by: Tom Cochrane

In his many years in the game, there is not much that Roger Federer hasn’t seen or experienced. From his incredible successes on the court to his role as the president of the ATP World Tour Player Council, the Swiss superstar is both experienced and knowledgeable when it comes to the inner workings of the game. So that’s why I’m taking the Federer approach in respect of the newly created International Premier Tennis League (IPTL).

The brainchild of Indian doubles specialist Mahesh Bhupathi, the IPTL concept is for teams representing various cities in Asia and the Middle East to play one another in late November and early December each year. The makeup of the teams includes both current stars, such as Rafael Nadal, Novak Djokovic and Tomas Berdych, and former champions of the game, including Pete Sampras and Andre Agassi. The self-styled “player auction” was conducted at The Oberoi Hotel in Dubai following the conclusion of the Dubai Duty Free Tennis Championships a couple of weeks ago, with the inaugural event including teams representing Singapore, Mumbai, Bangkok and Dubai.

The rationale for the IPTL is multi-faceted but simple to understand: 1) showcase more of the sport in the Asian market, where the demographics and growing population represent huge opportunities for the sport, and where the sport is currently significantly under-represented vis-à-vis Europe, Australasia and North America; 2) attract valuable television ratings during the end of year festive season (which is a dead time for tennis, once the Davis Cup final has been played and the season-ending WTA and ATP championships have been held); and 3) attract new spectators to the sport, in much the same way as the T20 cricket format, with its vastly reduced playing time compared with other formats, has become immensely popular among people who previously had little interest in the sport.

As a citizen of cricket-mad India, Bhupathi has a good insight into the value that has been created by the development of the T20 format. Bhupathi’s heritage also allows him to understand the huge untapped potential in the Asian market for tennis. However, Federer has declared that he will not participate in the initial season of the IPTL, preferring to wait and see how it fares before committing his name (and powerful brand) to the event. In this respect I think he is exactly right. I have a number of reservations about the event, and only time will tell whether these translate into major problems for Bhupathi and co. or simply worries that fade away as the event gains traction.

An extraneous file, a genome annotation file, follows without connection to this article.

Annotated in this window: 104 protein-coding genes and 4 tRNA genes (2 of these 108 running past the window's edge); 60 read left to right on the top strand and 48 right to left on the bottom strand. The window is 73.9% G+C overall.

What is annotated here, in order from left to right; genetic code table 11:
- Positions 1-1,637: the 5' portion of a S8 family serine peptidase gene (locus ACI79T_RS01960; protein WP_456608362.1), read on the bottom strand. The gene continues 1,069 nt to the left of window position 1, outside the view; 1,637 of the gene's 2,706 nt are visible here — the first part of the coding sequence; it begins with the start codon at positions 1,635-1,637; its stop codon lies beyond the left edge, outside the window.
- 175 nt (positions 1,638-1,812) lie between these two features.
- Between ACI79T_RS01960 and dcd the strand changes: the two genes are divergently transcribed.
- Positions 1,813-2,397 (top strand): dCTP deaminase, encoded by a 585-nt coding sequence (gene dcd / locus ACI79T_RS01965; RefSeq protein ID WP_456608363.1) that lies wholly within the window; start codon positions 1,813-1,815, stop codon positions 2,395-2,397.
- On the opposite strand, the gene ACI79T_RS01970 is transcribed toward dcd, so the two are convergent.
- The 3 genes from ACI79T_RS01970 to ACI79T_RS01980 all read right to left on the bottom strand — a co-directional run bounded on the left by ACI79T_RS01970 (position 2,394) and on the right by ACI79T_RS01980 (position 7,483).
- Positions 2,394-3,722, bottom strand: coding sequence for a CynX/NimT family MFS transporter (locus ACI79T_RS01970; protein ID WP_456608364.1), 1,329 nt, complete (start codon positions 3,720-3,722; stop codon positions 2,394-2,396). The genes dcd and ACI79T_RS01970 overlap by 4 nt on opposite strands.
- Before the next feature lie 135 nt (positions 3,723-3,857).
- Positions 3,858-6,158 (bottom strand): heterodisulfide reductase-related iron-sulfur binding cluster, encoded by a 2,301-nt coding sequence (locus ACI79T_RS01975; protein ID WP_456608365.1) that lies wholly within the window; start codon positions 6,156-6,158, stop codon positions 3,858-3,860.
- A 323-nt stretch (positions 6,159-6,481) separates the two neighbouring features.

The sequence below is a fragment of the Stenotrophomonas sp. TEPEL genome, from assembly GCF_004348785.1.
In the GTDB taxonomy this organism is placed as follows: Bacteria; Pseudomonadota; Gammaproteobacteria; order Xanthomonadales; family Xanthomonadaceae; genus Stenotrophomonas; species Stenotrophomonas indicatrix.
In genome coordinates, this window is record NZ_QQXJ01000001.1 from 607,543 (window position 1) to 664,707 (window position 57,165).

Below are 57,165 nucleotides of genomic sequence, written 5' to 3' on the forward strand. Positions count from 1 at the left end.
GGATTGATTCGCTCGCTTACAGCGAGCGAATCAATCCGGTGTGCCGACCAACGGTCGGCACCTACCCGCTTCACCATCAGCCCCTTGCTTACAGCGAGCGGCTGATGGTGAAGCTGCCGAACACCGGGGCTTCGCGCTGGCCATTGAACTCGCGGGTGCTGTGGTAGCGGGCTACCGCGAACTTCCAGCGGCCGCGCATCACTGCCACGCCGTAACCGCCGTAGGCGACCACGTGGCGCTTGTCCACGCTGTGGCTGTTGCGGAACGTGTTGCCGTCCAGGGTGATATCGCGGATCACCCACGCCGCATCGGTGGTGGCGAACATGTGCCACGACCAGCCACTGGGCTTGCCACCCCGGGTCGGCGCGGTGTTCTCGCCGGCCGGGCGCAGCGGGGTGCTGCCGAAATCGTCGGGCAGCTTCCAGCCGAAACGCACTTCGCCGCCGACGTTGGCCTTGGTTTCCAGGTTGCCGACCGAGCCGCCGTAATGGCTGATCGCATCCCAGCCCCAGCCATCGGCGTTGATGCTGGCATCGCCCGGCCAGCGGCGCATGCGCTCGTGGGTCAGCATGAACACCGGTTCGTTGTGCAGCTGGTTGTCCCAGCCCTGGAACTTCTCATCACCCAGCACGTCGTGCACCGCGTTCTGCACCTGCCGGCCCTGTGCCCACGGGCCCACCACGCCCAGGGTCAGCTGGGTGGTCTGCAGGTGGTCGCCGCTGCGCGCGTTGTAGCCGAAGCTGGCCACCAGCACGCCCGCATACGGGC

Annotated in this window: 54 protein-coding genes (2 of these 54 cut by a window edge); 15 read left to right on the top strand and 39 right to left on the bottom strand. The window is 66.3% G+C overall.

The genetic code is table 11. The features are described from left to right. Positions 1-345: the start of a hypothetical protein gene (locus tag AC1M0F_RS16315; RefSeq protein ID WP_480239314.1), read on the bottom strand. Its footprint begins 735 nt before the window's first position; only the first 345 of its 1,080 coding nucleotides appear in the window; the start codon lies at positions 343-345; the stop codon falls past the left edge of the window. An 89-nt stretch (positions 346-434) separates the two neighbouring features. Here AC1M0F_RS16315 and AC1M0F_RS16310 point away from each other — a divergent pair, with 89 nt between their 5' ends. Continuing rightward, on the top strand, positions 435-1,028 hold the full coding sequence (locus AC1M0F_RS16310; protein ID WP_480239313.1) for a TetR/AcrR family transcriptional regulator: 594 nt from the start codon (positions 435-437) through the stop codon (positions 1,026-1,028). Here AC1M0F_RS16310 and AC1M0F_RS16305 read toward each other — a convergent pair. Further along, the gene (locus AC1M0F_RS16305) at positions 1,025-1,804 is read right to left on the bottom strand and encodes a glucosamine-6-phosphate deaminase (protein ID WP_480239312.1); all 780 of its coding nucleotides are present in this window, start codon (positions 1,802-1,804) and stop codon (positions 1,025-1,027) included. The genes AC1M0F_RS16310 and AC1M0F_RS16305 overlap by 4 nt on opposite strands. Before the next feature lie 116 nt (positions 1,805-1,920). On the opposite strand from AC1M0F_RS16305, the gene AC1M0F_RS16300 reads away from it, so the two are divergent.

Firstly, it seems to me to be hypocritical of players such as Nadal and Murray to commit to the IPTL when they are constantly complaining about the length of the season and the obligation on the top players to participate in a high number of events in each season. When it comes to the crunch, will players such as Nadal truly commit to the event, or instead will they be focusing on end of season recovery and rehabilitation and getting their bodies ready for the Australian Open?

Secondly, will the public in Asia and beyond truly embrace the event? The first few ties will of course attract decent crowds and television ratings for the sheer novelty factor, but I wonder whether people will continue to watch and to attend the ties once the novelty wears off. Tennis follows a highly tiered structure with respect to its events, and I wonder how much importance fans and players alike will attach to the IPTL as compared with the Grand Slams, the Masters 1000 events and the Davis and Federation Cups.

Finally, will the IPTL ultimately prove to be a profitable and self-sustaining event? The IPL in cricket has been plagued by controversy and corruption and these days seems to be a blur of meaningless matches played for the sheer sake of it. Whether Bhupathi and his backers, who have obviously invested a significant amount in attracting players of the calibre of Nadal, Djokovic, Agassi and Sampras, can generate sufficient sponsors and television distribution rights to keep the event afloat remains to be seen, but I have my doubts at this stage.

All in all, I wish the organisers of the IPTL all the best and hope, for the sake of the sport, that it can be a success and raise the profile of the sport in Asia. But Federer is a wise man, on and off the court, and if I were one of the players being courted by the IPTL organisers, I’d be adopting his approach and reserving judgment for a couple of years before making any commitments to the event.

That’s it for this month. I’ll be back with another issue of I-Formation next month. Until then, enjoy the tennis and follow all of my tennis news on Twitter: @satelliteserve.


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